During the Korean War, he commanded the Canadian destroyer Athabaskan, shelling shore batteries on the Yellow Sea coast of western Korea (once holding fire so that several hundred labourers who were building gun emplacements could escape before he blew up their handiwork).
Other operations included clearing mines in river estuaries; rescuing refugees lost at sea in open boats; transporting food to lighthouse keepers marooned on remote islands; and arming and training islanders to defend themselves.
When wounded civilians were brought to Athabaskan by local fishermen, the ship’s doctor operated on Welland’s dining room table. One patient was a six-year-old girl who had been shot in the chest ; during the two weeks it took her to recuperate, her mother stayed on board and helped in the galley.
In December 1950 Welland’s ship was one of six Allied destroyers which entered the Taedong estuary to protect UN forces during their evacuation of Chinnampo: two ran aground, but Welland crossed the bar of the heavily-mined river at night and, at low water and in intermittent snow storms, steamed 20 miles upriver.
Arming and launching his boats to escort the numerous junks carrying North Koreans who wished to escape the advancing Chinese, he used his guns to destroy tanks and troops on both banks as he led a procession of small craft downstream.
Athabaskan was awarded the South Korean presidential citation. Welland, meanwhile, was appointed to the American Legion of Merit, and the British awarded him a bar to an earlier DSC for his leadership, courage and initiative. He received his award in London, where he commanded the Royal Canadian Navy contingent at the Coronation.
Robert Phillip Welland was born on March 7 1918 at Oxbow, Saskatchewan, and, having joined the Royal Canadian Navy in 1936, was sent for training with the Royal Navy.
He started as a cadet below the status of an able seaman and for the next three years, by his own account, “slept in a hammock and pushed a wire brush up 10ft-long boiler-tubes; learned about anchors and cables and how to handle them on a stormy night; read Morse code at 30 words a minute; became familiar on how to make the ocean’s salty water fit to drink; was part of the crew in a six-inch gun turret that hurled shells 12 miles; sailed a 27ft whaler around Tobago; navigated a 10,000-ton cruiser from Aden via the Seychelles to Singapore using my own sextant; learned the rules to duck hurricanes and danced with the taxi girls in Penang.”
When war was declared in 1939 he was a 21-year-old sub-lieutenant in the destroyer Fame. He stayed in the ship for eight months, in December 1939 escorting the first convoy of Canadian soldiers to Britain. He was “blooded” in attacks by bombers and U-boats during the Norwegian campaign.
In spring 1940 Welland joined his first Canadian ship, the destroyer St Laurent, seeing action off St Valery-en-Caux when the ship’s boats, attempting to rescue the 51st (Highland) Infantry Division, were driven off by German tank fire. Then, on July 2, Welland took part in one of the biggest rescues of the war after the liner Arandora Star, carrying 1,216 German and Italian internees, was torpedoed off Ireland.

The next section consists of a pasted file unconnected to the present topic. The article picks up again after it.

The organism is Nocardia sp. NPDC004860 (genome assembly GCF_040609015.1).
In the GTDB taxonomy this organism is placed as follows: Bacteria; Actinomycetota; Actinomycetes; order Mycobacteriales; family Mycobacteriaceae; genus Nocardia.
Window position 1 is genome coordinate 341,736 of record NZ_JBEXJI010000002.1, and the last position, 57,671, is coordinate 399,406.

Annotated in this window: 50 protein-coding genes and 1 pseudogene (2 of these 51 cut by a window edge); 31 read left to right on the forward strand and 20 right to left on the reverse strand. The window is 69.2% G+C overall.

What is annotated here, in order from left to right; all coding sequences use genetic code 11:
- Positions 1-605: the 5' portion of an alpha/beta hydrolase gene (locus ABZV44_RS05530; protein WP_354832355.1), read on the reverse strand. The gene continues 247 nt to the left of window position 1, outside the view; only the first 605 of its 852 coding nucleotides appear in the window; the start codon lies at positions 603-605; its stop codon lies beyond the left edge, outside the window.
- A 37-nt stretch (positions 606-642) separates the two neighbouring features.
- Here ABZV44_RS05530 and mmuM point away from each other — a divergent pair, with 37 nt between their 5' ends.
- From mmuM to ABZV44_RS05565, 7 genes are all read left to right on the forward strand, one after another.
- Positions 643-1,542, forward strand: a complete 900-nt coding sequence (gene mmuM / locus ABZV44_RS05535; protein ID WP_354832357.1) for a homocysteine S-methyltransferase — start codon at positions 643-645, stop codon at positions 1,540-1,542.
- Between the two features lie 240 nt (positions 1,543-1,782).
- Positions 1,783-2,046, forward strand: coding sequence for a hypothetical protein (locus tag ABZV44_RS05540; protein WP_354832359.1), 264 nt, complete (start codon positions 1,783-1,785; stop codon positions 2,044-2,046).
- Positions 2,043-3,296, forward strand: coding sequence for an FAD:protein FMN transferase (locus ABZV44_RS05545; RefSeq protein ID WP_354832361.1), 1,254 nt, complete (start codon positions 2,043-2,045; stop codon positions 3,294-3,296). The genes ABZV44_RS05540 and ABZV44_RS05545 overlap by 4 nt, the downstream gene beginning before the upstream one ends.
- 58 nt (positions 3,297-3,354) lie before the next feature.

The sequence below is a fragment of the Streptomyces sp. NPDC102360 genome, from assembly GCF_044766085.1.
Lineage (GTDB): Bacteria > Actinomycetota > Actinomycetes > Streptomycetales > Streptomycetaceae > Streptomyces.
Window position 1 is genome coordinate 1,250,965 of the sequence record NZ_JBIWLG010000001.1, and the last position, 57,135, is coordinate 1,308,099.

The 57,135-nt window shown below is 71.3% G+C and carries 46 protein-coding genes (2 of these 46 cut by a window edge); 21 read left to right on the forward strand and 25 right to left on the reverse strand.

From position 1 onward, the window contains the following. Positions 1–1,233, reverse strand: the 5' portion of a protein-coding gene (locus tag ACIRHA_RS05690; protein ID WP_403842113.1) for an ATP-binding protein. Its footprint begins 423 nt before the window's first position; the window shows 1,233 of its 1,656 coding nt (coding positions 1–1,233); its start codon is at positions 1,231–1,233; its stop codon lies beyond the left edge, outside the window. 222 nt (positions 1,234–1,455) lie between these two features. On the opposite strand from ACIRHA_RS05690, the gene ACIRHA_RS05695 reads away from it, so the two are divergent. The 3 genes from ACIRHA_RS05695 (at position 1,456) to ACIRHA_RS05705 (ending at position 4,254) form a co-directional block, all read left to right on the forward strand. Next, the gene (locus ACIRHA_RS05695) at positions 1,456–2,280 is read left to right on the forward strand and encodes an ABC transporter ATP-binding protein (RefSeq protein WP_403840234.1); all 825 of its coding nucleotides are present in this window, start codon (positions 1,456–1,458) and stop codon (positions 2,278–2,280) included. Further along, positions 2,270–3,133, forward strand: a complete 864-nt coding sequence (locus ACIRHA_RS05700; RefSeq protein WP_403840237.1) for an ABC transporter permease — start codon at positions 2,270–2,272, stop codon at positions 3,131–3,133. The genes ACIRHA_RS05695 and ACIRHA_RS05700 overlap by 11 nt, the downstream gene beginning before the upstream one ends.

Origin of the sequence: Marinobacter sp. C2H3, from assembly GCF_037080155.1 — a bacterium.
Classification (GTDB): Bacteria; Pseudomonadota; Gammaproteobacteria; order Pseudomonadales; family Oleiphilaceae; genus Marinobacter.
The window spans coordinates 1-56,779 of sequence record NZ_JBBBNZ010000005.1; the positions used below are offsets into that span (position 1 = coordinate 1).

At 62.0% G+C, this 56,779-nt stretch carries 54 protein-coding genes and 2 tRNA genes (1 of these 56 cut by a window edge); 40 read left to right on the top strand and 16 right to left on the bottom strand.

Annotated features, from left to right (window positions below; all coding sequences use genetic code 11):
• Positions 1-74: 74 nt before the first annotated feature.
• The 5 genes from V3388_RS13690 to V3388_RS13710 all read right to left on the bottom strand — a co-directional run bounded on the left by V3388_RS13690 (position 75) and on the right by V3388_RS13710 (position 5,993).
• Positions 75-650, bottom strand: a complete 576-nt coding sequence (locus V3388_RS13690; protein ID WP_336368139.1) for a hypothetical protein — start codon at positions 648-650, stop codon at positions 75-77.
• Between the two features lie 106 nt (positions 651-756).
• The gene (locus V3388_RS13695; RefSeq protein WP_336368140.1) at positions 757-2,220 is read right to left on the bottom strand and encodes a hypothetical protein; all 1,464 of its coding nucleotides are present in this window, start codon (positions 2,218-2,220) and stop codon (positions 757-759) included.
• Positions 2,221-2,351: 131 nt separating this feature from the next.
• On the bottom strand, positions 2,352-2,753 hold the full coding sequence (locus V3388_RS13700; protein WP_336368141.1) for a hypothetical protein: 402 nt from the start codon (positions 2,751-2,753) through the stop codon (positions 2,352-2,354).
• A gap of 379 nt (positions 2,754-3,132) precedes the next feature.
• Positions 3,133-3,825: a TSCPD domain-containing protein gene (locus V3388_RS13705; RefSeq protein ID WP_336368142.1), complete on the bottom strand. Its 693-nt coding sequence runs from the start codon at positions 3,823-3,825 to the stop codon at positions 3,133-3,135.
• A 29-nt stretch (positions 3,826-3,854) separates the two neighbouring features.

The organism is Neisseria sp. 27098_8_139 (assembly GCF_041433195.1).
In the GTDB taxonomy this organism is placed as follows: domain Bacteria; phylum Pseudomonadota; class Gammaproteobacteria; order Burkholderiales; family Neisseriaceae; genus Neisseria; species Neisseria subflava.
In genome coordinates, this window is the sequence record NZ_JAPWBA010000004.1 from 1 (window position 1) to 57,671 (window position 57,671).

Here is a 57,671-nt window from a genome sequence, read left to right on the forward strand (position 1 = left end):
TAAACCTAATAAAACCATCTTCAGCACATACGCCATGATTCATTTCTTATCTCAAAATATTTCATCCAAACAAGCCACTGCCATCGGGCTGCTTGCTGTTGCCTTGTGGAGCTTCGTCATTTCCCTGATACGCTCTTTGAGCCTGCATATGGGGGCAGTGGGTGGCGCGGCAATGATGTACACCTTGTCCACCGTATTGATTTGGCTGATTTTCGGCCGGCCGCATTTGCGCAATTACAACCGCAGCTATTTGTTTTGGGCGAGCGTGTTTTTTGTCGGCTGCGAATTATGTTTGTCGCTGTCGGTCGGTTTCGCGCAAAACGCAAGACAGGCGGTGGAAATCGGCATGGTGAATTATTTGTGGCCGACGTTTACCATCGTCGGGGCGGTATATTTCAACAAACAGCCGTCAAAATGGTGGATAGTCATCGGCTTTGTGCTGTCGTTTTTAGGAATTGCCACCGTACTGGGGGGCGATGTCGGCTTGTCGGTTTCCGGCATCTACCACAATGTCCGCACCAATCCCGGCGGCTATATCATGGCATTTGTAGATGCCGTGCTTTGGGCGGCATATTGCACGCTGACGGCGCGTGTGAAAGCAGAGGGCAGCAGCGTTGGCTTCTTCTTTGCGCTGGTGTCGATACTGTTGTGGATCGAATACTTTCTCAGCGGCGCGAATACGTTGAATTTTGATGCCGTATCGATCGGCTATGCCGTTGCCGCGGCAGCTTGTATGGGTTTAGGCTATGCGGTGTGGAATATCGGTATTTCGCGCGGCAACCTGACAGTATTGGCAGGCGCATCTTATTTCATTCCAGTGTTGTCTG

Some 800 oil-soaked bodies were pulled from the sea; only 586 people survived to be landed in Glasgow 30 hours later.
In 1943, when Welland took command of the destroyer Assiniboine, his mother wrote to him: “Bobby, aren’t you a bit young at 25 to be a destroyer captain?” He replied: “Aren’t you a bit young at 39 to be my mother?”
That was the year, Welland noted, when “we switched roles with the Germans; now we were winning and hunting them down.” Ninety per cent of the merchant ships under his protection arrived safely.
He also enjoyed the speed and acceleration of Assiniboine, and his sailors nicknamed him “Rapid Robert”. He was mentioned in despatches.
At war’s end, in the destroyer Haida, he helped to liberate Trondheim, which had been under German occupation for five years and where there were some 84,000 German troops. He sent his unarmed libertymen ashore to celebrate with the locals, but warned them not to pick any fights with Germans as they were outnumbered by 1,000 to one.
After the Korean War, Welland commanded the officer training school HMCS Venture in Esquimalt; the Canadian cruiser Ontario; and the naval air station HMCS Shearwater, where he operated more than 100 naval aircraft .
In 1960 he was promoted commodore and spent two years in Ottawa, working on the design of a new ship class and the introduction of big helicopters to the fleet. He was involved with the Defence Research Board and advances in sonar when the RCN was the leading Nato navy in hunting down submarines.
Just before the Cuban missile crisis, Welland became the seagoing commander of the Canadian fleet, having under his command 41 ships and four squadrons of aircraft.
In August 1964 he was promoted to rear-admiral, one of the youngest officers of his rank. But he opposed the unification of the Canadian armed forces, and resigned in 1966.
In retirement Welland was a director of the Canadian Air Industry Association and president of his own air traffic control company. He was also awarded the Canadian Decoration.
Bob Welland, who died on May 28 (2010), was predeceased by both his wife, Stephanie, and his companion of many years, Margot Hanington. He is survived by three sons and a daughter.